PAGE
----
In addition to the standards—two saucepots (1.5- and 3-quart), an 8.5-quart stockpot, and a medium-sized 3-quart sauté pan—you’ll get a small and a large skillet (8.5- and 12-inch). The addition of that second, larger skillet feels like a bonus from the usual 10-inch addition because it gives you the room to make stir-fries or other one-pot meals.
If the gorgeous appearance of the Caraway Cookware Set doesn’t make you want to buy it, the attention to detail will definitely push you over the edge. The set comes with four pans, three lids, and two specially designed storage pieces. The modular racks house the pans on their side so they’ll easily fit inside a cabinet, and the genius canvas lid holder can hang on the inside of the door.
When it came to performance, these pans absolutely met our expectations. The lid features a small hole to allow steam to escape, producing some of the better rice in the group. It also passed our nonstick tests, allowing eggs to slide around without any cooking oil. That said, the set lost some points because it doesn’t contain a full set of pots and pans, despite the high price tag.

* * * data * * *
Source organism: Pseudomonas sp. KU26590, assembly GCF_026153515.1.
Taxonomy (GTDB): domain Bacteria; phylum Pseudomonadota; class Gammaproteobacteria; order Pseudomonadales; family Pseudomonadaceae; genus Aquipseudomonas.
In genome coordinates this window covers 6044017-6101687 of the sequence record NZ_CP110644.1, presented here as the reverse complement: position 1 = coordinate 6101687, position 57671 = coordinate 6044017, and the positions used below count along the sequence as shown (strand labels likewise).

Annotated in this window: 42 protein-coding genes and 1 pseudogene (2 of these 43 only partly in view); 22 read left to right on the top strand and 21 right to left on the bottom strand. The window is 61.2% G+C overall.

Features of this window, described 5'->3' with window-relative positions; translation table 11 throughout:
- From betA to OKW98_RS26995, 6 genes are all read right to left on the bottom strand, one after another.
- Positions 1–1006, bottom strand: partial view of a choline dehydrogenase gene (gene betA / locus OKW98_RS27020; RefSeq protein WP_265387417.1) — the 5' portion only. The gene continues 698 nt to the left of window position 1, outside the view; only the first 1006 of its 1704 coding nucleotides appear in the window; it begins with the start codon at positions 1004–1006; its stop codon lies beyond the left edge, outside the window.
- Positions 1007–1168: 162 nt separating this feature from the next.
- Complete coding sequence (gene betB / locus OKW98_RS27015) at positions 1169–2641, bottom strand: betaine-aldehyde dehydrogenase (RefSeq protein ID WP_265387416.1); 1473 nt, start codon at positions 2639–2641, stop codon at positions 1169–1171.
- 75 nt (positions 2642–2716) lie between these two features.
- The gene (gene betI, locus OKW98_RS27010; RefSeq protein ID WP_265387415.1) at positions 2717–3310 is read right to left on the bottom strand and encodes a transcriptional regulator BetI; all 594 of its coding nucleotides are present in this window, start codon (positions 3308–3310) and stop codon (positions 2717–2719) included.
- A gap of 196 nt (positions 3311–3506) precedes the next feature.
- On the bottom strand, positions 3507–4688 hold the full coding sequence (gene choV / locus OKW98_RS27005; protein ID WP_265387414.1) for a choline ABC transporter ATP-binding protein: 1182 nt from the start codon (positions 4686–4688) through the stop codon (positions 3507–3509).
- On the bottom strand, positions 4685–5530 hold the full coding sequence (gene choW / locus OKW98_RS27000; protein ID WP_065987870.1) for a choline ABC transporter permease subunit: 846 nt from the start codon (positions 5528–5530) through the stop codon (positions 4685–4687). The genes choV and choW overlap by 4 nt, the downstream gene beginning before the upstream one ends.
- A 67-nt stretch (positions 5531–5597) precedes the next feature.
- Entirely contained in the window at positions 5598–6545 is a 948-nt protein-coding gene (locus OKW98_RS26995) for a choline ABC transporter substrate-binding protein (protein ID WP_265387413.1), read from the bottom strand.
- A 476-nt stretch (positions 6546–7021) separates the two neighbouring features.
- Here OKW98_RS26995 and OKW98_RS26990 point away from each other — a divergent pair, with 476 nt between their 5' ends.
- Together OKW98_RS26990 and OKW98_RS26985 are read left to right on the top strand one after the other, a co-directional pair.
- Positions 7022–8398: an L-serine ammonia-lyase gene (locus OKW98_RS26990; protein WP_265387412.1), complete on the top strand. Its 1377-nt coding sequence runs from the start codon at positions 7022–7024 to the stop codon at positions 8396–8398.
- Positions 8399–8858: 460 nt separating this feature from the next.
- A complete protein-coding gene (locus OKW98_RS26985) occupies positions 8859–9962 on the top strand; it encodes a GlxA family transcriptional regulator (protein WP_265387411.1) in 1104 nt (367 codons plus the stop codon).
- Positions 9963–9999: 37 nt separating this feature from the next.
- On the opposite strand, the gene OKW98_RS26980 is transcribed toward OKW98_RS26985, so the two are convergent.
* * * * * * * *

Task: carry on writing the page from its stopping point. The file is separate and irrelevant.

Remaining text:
This ceramic nonstick set includes one 10.5-inch frying pan (skipping the smaller 8-inch egg pan that comes with most cookware sets). You’ll also get a 3-quart saucepan, 4.5-quart sauté pan, and a 6.5-inch Dutch oven (which is a great bonus item instead of a traditional stockpot). If you don’t need all the sizes of pots and pans and this set fits your needs, you’ll be happy with the Caraway.
All-Clad BD005710-R D5 Stainless Steel 10-Piece Cookware Set